By: Peter Washington
The chilling classic stories gathered here offer a remarkable variety of approaches to the theme of haunting. Revenge comes from beyond the grave in Robert Louis Stevenson’s “The Body-Snatcher,” while visions of the dead come between the living in Henry James’s “The Friends of the Friends.” P. G. Wodehouse gives us a farcical take on the haunted house in “Honeysuckle Cottage,” and in L. P. Hartley’s “W.S.,” a writer is fatally stalked by his own aggrieved creation.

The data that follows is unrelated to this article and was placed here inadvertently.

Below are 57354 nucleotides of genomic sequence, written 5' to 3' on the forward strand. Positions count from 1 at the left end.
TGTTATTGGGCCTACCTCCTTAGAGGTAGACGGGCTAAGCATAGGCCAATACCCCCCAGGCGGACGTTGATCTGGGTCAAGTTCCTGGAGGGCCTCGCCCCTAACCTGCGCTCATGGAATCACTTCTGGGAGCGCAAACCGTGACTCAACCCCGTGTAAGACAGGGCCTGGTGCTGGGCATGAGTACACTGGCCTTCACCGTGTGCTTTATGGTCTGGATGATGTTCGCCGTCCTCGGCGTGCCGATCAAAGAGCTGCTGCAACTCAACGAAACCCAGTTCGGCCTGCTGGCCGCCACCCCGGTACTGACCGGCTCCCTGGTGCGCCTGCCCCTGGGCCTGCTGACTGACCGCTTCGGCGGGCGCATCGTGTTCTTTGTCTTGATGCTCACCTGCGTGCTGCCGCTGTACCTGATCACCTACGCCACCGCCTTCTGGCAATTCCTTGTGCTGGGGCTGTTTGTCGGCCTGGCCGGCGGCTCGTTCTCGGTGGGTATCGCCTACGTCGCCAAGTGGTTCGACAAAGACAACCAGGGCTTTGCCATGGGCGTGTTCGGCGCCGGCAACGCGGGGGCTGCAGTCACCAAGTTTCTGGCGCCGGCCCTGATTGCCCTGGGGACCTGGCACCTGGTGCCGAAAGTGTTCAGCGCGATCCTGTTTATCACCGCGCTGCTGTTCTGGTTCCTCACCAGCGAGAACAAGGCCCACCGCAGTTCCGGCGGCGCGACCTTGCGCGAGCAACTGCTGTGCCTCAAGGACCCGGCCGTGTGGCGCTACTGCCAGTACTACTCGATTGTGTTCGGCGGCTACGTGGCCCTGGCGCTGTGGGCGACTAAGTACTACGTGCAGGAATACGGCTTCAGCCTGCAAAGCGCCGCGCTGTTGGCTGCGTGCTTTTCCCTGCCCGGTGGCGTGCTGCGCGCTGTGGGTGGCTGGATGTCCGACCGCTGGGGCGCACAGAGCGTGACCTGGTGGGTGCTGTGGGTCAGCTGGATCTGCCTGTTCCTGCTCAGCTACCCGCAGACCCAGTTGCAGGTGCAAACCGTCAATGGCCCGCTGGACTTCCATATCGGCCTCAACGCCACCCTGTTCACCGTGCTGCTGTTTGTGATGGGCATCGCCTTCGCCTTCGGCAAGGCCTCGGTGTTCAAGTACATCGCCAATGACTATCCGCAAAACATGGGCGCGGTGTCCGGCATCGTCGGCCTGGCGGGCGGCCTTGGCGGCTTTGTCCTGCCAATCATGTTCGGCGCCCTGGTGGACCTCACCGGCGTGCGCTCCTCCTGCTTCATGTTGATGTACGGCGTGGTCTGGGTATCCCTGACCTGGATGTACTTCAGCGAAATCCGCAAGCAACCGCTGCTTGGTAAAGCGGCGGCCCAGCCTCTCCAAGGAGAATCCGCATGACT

Here are ghosts of every stripe and intent in stories from writers as varied as Elizabeth Bowen and Jorge Luis Borges, Eudora Welty and Vladimir Nabokov, Ray Bradbury and Edith Wharton, among others. In the hands of these masters, the ghost story ranges far beyond mere horror to encompass comedy and tragedy, pathos and drama, and even a touch of poetry.
Published in 2008.